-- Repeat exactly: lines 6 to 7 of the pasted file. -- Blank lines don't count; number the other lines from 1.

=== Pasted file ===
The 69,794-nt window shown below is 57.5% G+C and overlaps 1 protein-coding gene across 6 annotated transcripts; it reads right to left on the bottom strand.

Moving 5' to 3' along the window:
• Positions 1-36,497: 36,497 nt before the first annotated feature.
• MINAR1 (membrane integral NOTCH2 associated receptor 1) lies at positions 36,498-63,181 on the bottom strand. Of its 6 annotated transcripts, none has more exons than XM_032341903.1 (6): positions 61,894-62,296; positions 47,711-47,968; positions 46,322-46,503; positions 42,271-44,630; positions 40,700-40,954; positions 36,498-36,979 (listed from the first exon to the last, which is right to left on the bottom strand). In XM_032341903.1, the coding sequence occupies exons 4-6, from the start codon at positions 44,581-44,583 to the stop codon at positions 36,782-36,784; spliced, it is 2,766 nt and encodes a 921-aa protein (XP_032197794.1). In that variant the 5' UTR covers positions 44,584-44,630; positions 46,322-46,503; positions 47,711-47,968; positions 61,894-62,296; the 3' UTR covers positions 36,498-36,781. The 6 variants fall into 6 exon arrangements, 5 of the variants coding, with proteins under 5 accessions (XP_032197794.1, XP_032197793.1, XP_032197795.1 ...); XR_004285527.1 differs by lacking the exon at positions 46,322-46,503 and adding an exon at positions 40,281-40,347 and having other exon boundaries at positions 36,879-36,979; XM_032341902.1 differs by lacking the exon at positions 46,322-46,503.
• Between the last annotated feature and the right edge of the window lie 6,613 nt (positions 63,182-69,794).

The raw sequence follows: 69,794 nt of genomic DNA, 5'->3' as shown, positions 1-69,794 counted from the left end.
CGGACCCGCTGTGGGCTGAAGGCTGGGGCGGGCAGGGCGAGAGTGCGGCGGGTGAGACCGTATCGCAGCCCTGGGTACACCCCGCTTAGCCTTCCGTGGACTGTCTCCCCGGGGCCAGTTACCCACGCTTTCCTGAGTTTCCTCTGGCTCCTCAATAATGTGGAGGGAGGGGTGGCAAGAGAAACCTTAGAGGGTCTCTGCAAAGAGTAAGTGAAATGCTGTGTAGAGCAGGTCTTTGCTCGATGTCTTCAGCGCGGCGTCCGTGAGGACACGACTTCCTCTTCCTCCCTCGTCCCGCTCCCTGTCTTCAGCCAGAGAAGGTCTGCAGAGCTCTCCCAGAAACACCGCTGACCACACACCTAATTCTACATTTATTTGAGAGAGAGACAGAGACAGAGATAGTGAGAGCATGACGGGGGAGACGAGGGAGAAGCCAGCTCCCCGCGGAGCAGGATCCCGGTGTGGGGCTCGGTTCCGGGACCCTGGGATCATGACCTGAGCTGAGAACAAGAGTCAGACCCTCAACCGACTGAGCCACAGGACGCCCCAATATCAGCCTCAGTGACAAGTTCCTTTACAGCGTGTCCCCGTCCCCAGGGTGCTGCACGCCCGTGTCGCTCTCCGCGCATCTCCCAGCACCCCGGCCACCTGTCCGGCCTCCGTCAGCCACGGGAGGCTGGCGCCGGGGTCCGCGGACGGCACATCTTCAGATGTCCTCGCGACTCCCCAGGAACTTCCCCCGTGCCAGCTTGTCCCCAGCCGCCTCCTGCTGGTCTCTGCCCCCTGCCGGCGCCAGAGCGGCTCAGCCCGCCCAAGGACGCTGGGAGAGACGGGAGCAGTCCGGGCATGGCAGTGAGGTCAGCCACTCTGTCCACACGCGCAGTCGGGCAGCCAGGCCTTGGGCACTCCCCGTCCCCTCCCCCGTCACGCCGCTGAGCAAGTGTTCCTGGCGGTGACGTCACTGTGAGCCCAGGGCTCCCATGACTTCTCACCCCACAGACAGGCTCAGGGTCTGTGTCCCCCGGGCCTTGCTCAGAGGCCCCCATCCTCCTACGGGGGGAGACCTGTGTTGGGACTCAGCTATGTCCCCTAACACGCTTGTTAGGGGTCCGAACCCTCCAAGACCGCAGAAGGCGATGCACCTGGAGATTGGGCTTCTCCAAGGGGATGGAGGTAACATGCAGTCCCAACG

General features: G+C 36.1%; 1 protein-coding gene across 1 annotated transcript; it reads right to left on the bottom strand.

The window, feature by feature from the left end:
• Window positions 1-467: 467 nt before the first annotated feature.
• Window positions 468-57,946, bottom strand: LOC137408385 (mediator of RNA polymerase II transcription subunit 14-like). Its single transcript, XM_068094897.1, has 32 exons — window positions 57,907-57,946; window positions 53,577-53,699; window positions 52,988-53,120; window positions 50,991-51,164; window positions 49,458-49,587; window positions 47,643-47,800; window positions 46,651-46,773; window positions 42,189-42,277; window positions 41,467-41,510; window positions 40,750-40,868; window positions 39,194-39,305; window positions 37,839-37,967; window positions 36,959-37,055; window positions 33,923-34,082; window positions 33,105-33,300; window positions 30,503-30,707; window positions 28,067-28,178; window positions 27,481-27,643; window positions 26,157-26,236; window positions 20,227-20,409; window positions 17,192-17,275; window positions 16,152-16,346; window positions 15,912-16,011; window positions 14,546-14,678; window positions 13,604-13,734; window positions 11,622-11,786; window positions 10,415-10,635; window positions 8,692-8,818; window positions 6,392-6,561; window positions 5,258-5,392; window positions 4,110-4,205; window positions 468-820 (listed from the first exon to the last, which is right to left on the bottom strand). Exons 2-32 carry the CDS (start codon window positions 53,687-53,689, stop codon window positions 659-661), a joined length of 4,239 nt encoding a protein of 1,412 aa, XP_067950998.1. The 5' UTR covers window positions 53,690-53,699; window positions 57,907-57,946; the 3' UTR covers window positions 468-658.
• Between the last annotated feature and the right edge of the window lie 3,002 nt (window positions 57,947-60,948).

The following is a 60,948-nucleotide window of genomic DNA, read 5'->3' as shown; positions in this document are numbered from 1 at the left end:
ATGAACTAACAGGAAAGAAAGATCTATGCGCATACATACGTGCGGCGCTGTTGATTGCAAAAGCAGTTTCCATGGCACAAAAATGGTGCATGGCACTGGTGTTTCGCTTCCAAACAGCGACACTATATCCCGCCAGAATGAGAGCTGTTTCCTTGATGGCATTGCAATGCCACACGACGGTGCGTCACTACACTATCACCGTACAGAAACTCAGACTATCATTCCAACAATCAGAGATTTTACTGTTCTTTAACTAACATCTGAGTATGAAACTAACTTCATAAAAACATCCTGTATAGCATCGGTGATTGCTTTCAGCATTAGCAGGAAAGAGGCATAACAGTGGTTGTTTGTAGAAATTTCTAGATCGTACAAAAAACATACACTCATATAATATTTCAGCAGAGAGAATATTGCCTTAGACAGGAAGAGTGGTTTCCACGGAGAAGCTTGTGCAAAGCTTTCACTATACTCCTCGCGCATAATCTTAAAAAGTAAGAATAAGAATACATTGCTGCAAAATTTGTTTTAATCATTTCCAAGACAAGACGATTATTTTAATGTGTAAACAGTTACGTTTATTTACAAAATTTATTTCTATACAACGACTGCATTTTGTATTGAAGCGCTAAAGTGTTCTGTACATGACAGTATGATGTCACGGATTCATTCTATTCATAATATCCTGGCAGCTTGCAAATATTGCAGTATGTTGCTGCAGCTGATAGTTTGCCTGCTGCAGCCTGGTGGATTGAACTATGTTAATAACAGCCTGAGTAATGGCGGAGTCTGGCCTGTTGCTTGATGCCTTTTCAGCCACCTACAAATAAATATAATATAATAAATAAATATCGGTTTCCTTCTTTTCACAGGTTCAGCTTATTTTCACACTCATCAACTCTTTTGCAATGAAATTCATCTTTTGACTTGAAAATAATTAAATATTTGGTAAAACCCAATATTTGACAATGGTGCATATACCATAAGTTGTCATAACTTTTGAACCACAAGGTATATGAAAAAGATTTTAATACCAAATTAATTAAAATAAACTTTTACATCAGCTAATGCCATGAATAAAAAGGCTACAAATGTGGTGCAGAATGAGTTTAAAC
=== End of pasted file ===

The raw sequence follows: 69,794 nt of genomic DNA, 5'->3' as shown, positions 1-69,794 counted from the left end.
CGGACCCGCTGTGGGCTGAAGGCTGGGGCGGGCAGGGCGAGAGTGCGGCGGGTGAGACCGTATCGCAGCCCTGGGTACACCCCGCTTAGCCTTCCGTGGACTGTCTCCCCGGGGCCAGTTACCCACGCTTTCCTGAGTTTCCTCTGGCTCCTCAATAATGTGGAGGGAGGGGTGGCAAGAGAAACCTTAGAGGGTCTCTGCAAAGAGTAAGTGAAATGCTGTGTAGAGCAGGTCTTTGCTCGATGTCTTCAGCGCGGCGTCCGTGAGGACACGACTTCCTCTTCCTCCCTCGTCCCGCTCCCTGTCTTCAGCCAGAGAAGGTCTGCAGAGCTCTCCCAGAAACACCGCTGACCACACACCTAATTCTACATTTATTTGAGAGAGAGACAGAGACAGAGATAGTGAGAGCATGACGGGGGAGACGAGGGAGAAGCCAGCTCCCCGCGGAGCAGGATCCCGGTGTGGGGCTCGGTTCCGGGACCCTGGGATCATGACCTGAGCTGAGAACAAGAGTCAGACCCTCAACCGACTGAGCCACAGGACGCCCCAATATCAGCCTCAGTGACAAGTTCCTTTACAGCGTGTCCCCGTCCCCAGGGTGCTGCACGCCCGTGTCGCTCTCCGCGCATCTCCCAGCACCCCGGCCACCTGTCCGGCCTCCGTCAGCCACGGGAGGCTGGCGCCGGGGTCCGCGGACGGCACATCTTCAGATGTCCTCGCGACTCCCCAGGAACTTCCCCCGTGCCAGCTTGTCCCCAGCCGCCTCCTGCTGGTCTCTGCCCCCTGCCGGCGCCAGAGCGGCTCAGCCCGCCCAAGGACGCTGGGAGAGACGGGAGCAGTCCGGGCATGGCAGTGAGGTCAGCCACTCTGTCCACACGCGCAGTCGGGCAGCCAGGCCTTGGGCACTCCCCGTCCCCTCCCCCGTCACGCCGCTGAGCAAGTGTTCCTGGCGGTGACGTCACTGTGAGCCCAGGGCTCCCATGACTTCTCACCCCACAGACAGGCTCAGGGTCTGTGTCCCCCGGGCCTTGCTCAGAGGCCCCCATCCTCCTACGGGGGGAGACCTGTGTTGGGACTCAGCTATGTCCCCTAACACGCTTGTTAGGGGTCCGAACCCTCCAAGACCGCAGAAGGCGATGCACCTGGAGATTGGGCTTCTCCAAGGGGATGGAGGTAACATGCAGTCCCAACG